Re: Giving perspectives to restructuring politics
By: Izuoma Ibe
I read with utmost dismay the watery position of the crafter of the article, “giving perspectives to restructuring politics” as published by The Nation. The author understood the point that restructuring has become a major issue of concern as we tend toward the 2019 presidential election but he embraced cheap sentiments by stating that it “has suddenly become probably the most potent tool in the hand of desperate presidential office seekers to consciously and unconsciously, convince, confuse or deceive the electorates in order to corner their votes.”
As citizens of Nigeria, we have always failed in making proper analysis but emerge champions in attacking personalities while wrong polices thrive. If the author is writing to say that the coming election “has no doubt provoked the un-ending debate on restructuring”, is he dismissing what led to the provocation? The clamour for the retooling of Nigeria federation cannot be far from addressing “marginalization and structural imbalance which have resulted in fiscal imbalance and fiscal marginalization” as posited by the writer. Then I ask, if restructuring seeks to address marginalization and structural imbalance, can that be corrected by ghosts or we continue to abide in sin for grace to abound? What is wrong about vocal Nigerians standing up to redeem the federation of its lopsidedness? Are they wrong because they are in a political party different from that which Osinbajo and Tinubu are members of?
It is not surprising that that the composer of the said articles cited that “virtually all these latter-day restructure parrots had occupied important and sensitive political and public offices in the past that placed them in vintage position to champion the course of restructuring, but they looked the other side because it was not in their best and selfish interest”, but it beats one’s imagination why he hasn’t questioned the excessive patience by the incumbent vice president of Nigeria to overtly challenge the president, his boss or resign over the issue of state-police which the former is opposed to even as the latter is a pro.
It is an argument for a street urchin who questions the role of a vice president in Nigeria in seeing that his own policies are carried out against those of the president whom he is deputizing. To take it straight, all those who favor the argument that deputies should carry out their own polices against the wishes of their bosses are ignorant of the constituents of the office of the Vice President. The vice presidency of Atiku Abubakar cannot be discussed in details without the recognition of the fact that he was relatively opposed to odd polices and intents of Obasanjo. With such bold moves, Atiku’s tenure can be seen as the most controversial in our recent democracy.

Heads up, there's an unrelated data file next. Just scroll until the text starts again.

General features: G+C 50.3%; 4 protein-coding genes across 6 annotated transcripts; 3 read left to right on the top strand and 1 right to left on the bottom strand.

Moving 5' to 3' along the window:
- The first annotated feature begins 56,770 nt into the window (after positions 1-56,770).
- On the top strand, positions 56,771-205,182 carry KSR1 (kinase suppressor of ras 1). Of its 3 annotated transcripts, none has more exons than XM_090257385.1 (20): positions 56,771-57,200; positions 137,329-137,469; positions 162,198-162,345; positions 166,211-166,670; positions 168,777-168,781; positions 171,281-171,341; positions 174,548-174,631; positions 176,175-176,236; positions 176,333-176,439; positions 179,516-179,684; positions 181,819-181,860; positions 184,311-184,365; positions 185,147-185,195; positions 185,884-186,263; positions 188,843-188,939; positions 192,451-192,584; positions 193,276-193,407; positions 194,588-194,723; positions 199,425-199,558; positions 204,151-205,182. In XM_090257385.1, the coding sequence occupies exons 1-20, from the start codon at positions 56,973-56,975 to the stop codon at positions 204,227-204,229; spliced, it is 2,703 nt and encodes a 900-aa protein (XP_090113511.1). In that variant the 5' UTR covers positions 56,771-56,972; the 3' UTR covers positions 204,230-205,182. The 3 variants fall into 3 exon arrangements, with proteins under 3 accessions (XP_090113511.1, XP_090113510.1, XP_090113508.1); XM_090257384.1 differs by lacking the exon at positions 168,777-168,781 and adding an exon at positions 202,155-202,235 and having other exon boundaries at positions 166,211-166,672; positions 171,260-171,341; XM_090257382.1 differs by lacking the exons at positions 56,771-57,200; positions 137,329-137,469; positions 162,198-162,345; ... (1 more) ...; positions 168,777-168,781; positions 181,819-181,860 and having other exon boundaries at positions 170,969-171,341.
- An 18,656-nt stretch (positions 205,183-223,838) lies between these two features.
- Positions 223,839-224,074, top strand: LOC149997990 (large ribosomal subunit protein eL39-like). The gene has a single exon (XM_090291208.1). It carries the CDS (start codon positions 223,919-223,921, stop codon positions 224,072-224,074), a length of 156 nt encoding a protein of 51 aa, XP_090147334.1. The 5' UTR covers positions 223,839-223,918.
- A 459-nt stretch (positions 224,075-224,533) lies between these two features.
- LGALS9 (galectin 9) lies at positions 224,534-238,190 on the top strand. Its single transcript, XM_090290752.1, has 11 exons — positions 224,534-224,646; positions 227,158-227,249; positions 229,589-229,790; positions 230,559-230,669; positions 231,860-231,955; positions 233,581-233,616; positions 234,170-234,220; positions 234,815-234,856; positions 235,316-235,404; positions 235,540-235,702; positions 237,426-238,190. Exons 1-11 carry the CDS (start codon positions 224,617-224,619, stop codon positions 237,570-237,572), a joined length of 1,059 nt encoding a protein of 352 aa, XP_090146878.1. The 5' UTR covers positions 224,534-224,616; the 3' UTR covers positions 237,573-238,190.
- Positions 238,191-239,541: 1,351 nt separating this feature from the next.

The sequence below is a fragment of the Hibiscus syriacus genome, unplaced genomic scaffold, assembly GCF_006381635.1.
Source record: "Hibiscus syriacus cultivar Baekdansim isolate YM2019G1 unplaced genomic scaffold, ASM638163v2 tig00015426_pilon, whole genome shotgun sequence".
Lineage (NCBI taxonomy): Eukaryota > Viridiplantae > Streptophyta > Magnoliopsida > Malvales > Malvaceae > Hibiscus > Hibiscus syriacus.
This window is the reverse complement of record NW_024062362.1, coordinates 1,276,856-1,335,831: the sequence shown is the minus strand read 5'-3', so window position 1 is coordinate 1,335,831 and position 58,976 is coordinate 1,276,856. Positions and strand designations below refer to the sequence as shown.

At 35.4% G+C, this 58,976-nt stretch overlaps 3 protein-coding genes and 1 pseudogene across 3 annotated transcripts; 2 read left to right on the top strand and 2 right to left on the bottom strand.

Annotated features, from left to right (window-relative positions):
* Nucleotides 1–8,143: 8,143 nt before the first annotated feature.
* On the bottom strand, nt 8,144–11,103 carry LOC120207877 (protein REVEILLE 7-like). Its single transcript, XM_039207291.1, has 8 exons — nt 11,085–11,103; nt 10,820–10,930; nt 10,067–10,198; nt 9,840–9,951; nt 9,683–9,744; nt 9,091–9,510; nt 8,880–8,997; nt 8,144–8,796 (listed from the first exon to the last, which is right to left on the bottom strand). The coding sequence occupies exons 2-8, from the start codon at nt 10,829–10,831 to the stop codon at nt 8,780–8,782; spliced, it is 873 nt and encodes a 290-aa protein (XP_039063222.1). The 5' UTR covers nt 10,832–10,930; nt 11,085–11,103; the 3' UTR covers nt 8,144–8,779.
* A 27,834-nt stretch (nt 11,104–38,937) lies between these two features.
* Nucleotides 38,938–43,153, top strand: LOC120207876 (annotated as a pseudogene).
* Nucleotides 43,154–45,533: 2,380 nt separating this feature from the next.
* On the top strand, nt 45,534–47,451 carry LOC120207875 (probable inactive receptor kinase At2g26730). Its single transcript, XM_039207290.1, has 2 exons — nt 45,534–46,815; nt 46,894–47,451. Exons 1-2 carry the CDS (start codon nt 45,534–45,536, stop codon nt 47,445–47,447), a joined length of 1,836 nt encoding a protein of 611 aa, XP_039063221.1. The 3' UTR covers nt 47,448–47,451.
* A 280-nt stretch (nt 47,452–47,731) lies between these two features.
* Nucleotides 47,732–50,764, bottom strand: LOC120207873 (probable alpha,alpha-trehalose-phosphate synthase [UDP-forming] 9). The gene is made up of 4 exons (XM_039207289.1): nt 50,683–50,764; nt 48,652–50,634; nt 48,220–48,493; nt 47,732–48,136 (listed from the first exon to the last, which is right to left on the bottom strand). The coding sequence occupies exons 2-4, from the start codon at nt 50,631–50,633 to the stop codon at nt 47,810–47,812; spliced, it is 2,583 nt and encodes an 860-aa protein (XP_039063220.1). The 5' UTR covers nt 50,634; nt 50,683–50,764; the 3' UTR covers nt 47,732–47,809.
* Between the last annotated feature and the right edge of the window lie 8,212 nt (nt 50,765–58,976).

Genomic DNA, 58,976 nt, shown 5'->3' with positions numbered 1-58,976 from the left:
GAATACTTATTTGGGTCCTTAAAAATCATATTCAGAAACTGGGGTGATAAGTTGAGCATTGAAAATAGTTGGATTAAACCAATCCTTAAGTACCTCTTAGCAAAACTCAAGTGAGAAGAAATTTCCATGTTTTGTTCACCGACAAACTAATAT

We cannot be fighting corruption when the influencers of the act are left untouched. It will be counter-productive for us as a people to set the cart before the horse. Seeking to eradicate corruption from our political administration will not be achieved by making rhetorical and theoretical verbiages, we need to reposition the marks that encourage the perpetration of corrupt acts. If the people are crying of fiscal marginalization and structural imbalance by the federal government and saying that devolving powers such that they have a measure of control, what is wrong in granting the wish of the people in a democracy? Why will the wish of a select few at the top echelon of power reign supreme?
It is quite appreciated that the author recognized the gains of restructuring by stating “Yes restructuring is desirable and expedient for rapid development if other indices or factors among which are patriotic and dedicated leadership, transparency and accountability, corruption-free system are present”, but why he watered it down by saying it “would be doing the agitation a great disservice if in the move to achieve it, we turned a blind eye to what some of these new apostles had done in the past that made some people to have reservation on restructuring” creates room for one to doubt his patriotic inclination.
As being persuaded to write against some perceived advocates of restructuring as the tone of the articles sets, the fact remains that the structure of the federal republic of Nigeria is lopsided as can be effectively redeemed by tinkering our constitution to allow measure of autonomy between the government at the center and the federating states.
Izuoma Ibe is the convener of Join The Restructuring Campaign (JTRC)
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